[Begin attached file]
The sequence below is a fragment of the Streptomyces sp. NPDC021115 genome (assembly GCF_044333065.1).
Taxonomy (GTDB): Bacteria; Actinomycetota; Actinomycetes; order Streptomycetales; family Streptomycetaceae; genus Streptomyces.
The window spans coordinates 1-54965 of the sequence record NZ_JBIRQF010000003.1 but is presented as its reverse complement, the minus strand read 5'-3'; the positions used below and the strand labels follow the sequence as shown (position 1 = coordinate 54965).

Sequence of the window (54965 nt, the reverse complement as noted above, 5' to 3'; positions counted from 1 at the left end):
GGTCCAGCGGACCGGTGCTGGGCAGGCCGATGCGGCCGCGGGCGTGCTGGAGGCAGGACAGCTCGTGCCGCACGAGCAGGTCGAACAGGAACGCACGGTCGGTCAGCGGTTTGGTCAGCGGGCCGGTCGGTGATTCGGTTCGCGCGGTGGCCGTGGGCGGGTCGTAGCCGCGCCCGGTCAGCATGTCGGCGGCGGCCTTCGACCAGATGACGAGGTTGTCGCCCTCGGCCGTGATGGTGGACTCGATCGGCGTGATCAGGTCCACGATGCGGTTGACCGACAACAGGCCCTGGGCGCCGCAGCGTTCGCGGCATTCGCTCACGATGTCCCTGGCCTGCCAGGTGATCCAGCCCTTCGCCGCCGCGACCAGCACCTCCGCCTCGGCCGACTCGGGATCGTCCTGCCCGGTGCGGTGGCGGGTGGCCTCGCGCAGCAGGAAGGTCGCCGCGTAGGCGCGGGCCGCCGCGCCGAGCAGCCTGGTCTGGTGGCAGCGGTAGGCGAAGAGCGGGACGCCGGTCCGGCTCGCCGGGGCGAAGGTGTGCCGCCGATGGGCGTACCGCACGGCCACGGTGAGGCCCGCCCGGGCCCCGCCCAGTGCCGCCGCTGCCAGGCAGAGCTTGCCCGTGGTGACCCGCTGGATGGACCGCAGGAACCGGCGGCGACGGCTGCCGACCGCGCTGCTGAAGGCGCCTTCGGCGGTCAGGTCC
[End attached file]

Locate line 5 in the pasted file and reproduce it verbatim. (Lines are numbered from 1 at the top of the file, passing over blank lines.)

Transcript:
GGTCCAGCGGACCGGTGCTGGGCAGGCCGATGCGGCCGCGGGCGTGCTGGAGGCAGGACAGCTCGTGCCGCACGAGCAGGTCGAACAGGAACGCACGGTCGGTCAGCGGTTTGGTCAGCGGGCCGGTCGGTGATTCGGTTCGCGCGGTGGCCGTGGGCGGGTCGTAGCCGCGCCCGGTCAGCATGTCGGCGGCGGCCTTCGACCAGATGACGAGGTTGTCGCCCTCGGCCGTGATGGTGGACTCGATCGGCGTGATCAGGTCCACGATGCGGTTGACCGACAACAGGCCCTGGGCGCCGCAGCGTTCGCGGCATTCGCTCACGATGTCCCTGGCCTGCCAGGTGATCCAGCCCTTCGCCGCCGCGACCAGCACCTCCGCCTCGGCCGACTCGGGATCGTCCTGCCCGGTGCGGTGGCGGGTGGCCTCGCGCAGCAGGAAGGTCGCCGCGTAGGCGCGGGCCGCCGCGCCGAGCAGCCTGGTCTGGTGGCAGCGGTAGGCGAAGAGCGGGACGCCGGTCCGGCTCGCCGGGGCGAAGGTGTGCCGCCGATGGGCGTACCGCACGGCCACGGTGAGGCCCGCCCGGGCCCCGCCCAGTGCCGCCGCTGCCAGGCAGAGCTTGCCCGTGGTGACCCGCTGGATGGACCGCAGGAACCGGCGGCGACGGCTGCCGACCGCGCTGCTGAAGGCGCCTTCGGCGGTCAGGTCC